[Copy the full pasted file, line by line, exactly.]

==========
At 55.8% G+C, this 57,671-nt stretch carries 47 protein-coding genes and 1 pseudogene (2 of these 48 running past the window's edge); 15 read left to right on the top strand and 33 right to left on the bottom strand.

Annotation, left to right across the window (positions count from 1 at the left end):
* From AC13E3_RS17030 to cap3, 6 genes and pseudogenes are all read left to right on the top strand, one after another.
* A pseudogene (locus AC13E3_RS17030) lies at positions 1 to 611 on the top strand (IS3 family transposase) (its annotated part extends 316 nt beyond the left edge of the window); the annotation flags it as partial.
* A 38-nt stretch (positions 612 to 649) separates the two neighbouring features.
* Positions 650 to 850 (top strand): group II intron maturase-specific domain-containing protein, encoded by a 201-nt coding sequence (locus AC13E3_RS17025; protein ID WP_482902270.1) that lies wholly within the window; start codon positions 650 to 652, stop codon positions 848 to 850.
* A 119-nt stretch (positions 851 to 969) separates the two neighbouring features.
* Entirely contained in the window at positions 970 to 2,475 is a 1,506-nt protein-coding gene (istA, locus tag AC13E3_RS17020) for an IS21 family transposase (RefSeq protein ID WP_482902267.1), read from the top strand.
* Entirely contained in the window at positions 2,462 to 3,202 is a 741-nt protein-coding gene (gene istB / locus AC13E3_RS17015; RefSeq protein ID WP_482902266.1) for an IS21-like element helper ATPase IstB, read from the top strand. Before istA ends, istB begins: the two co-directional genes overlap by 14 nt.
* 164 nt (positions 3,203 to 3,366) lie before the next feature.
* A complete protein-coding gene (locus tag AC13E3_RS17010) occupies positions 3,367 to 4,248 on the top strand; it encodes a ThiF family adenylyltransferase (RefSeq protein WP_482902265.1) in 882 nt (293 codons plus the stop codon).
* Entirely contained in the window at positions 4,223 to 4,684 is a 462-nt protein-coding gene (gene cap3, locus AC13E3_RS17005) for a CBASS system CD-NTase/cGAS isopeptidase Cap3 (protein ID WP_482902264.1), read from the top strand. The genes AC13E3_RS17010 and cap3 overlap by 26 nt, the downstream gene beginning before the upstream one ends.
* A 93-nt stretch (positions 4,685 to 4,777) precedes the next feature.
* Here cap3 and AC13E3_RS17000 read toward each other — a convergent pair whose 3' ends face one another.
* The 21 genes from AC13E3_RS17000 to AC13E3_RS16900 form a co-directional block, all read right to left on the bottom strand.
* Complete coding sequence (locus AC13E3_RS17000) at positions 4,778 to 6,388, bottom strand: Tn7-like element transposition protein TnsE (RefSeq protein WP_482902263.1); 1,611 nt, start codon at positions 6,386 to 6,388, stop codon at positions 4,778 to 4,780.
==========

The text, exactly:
At 55.8% G+C, this 57,671-nt stretch carries 47 protein-coding genes and 1 pseudogene (2 of these 48 running past the window's edge); 15 read left to right on the top strand and 33 right to left on the bottom strand.

Annotation, left to right across the window (positions count from 1 at the left end):
* From AC13E3_RS17030 to cap3, 6 genes and pseudogenes are all read left to right on the top strand, one after another.
* A pseudogene (locus AC13E3_RS17030) lies at positions 1 to 611 on the top strand (IS3 family transposase) (its annotated part extends 316 nt beyond the left edge of the window); the annotation flags it as partial.
* A 38-nt stretch (positions 612 to 649) separates the two neighbouring features.
* Positions 650 to 850 (top strand): group II intron maturase-specific domain-containing protein, encoded by a 201-nt coding sequence (locus AC13E3_RS17025; protein ID WP_482902270.1) that lies wholly within the window; start codon positions 650 to 652, stop codon positions 848 to 850.
* A 119-nt stretch (positions 851 to 969) separates the two neighbouring features.
* Entirely contained in the window at positions 970 to 2,475 is a 1,506-nt protein-coding gene (istA, locus tag AC13E3_RS17020) for an IS21 family transposase (RefSeq protein ID WP_482902267.1), read from the top strand.
* Entirely contained in the window at positions 2,462 to 3,202 is a 741-nt protein-coding gene (gene istB / locus AC13E3_RS17015; RefSeq protein ID WP_482902266.1) for an IS21-like element helper ATPase IstB, read from the top strand. Before istA ends, istB begins: the two co-directional genes overlap by 14 nt.
* 164 nt (positions 3,203 to 3,366) lie before the next feature.
* A complete protein-coding gene (locus tag AC13E3_RS17010) occupies positions 3,367 to 4,248 on the top strand; it encodes a ThiF family adenylyltransferase (RefSeq protein WP_482902265.1) in 882 nt (293 codons plus the stop codon).
* Entirely contained in the window at positions 4,223 to 4,684 is a 462-nt protein-coding gene (gene cap3, locus AC13E3_RS17005) for a CBASS system CD-NTase/cGAS isopeptidase Cap3 (protein ID WP_482902264.1), read from the top strand. The genes AC13E3_RS17010 and cap3 overlap by 26 nt, the downstream gene beginning before the upstream one ends.
* A 93-nt stretch (positions 4,685 to 4,777) precedes the next feature.
* Here cap3 and AC13E3_RS17000 read toward each other — a convergent pair whose 3' ends face one another.
* The 21 genes from AC13E3_RS17000 to AC13E3_RS16900 form a co-directional block, all read right to left on the bottom strand.
* Complete coding sequence (locus AC13E3_RS17000) at positions 4,778 to 6,388, bottom strand: Tn7-like element transposition protein TnsE (RefSeq protein WP_482902263.1); 1,611 nt, start codon at positions 6,386 to 6,388, stop codon at positions 4,778 to 4,780.